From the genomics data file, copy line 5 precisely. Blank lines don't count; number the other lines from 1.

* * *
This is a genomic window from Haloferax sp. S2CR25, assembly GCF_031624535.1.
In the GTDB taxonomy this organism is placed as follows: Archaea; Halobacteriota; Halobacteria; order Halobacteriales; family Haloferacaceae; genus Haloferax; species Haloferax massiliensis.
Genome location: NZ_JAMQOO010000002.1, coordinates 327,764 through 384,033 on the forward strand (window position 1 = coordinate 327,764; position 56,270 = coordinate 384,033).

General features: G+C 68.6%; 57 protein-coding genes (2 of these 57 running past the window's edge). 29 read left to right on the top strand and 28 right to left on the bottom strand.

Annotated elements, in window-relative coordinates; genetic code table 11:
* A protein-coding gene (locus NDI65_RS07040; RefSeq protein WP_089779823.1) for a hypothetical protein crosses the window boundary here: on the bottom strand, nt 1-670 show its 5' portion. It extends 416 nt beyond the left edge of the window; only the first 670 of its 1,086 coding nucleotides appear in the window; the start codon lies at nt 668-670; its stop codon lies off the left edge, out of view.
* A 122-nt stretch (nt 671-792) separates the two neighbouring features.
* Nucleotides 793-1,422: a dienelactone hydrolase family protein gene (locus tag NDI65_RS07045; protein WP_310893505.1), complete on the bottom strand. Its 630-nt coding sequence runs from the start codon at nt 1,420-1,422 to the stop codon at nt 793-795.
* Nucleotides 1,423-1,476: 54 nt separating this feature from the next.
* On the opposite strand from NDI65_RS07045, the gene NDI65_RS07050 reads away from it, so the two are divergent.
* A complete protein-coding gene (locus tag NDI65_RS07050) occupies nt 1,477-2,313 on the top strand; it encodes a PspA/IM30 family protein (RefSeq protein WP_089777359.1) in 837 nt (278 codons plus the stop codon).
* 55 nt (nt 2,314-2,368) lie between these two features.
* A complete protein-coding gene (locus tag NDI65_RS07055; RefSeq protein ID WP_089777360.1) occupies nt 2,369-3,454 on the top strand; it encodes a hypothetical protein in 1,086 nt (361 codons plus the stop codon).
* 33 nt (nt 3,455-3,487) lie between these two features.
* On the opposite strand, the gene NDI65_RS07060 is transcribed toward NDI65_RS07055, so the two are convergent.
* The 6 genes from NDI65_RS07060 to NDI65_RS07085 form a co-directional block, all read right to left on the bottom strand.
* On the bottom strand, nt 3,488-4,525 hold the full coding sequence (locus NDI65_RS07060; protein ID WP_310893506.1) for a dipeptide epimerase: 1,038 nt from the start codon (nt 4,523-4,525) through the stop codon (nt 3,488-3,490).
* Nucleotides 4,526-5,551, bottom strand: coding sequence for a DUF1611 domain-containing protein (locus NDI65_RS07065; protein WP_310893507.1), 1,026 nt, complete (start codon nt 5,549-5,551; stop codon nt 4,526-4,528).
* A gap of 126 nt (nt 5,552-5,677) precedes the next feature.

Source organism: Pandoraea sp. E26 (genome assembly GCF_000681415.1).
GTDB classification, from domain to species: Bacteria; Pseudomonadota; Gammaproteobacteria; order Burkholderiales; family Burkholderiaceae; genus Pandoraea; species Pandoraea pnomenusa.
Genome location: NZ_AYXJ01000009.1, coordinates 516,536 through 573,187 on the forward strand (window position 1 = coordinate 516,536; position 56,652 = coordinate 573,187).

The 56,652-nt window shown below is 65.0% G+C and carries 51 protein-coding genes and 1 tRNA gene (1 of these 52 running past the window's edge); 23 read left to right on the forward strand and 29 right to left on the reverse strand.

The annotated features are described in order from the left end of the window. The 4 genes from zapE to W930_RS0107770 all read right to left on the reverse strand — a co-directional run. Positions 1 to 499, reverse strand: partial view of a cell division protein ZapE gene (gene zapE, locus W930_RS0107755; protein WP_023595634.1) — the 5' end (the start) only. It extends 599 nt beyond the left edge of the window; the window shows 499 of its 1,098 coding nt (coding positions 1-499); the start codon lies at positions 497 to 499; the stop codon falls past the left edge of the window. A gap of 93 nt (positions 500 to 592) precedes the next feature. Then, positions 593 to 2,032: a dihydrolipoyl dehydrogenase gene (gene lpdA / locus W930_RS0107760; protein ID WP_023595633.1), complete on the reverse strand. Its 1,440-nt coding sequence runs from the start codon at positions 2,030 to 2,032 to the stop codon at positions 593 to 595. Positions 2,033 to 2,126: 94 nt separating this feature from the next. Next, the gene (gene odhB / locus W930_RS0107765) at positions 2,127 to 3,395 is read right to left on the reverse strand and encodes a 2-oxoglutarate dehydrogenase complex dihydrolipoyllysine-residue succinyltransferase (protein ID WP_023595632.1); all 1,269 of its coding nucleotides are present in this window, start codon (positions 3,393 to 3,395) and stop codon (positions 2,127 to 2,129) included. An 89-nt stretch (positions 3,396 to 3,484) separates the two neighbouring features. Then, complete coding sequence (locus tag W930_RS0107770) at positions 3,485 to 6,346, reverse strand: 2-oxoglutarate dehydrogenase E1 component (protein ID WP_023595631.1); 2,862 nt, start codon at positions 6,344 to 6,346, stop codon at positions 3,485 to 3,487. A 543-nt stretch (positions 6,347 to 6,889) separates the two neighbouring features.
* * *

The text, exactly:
Annotated elements, in window-relative coordinates; genetic code table 11: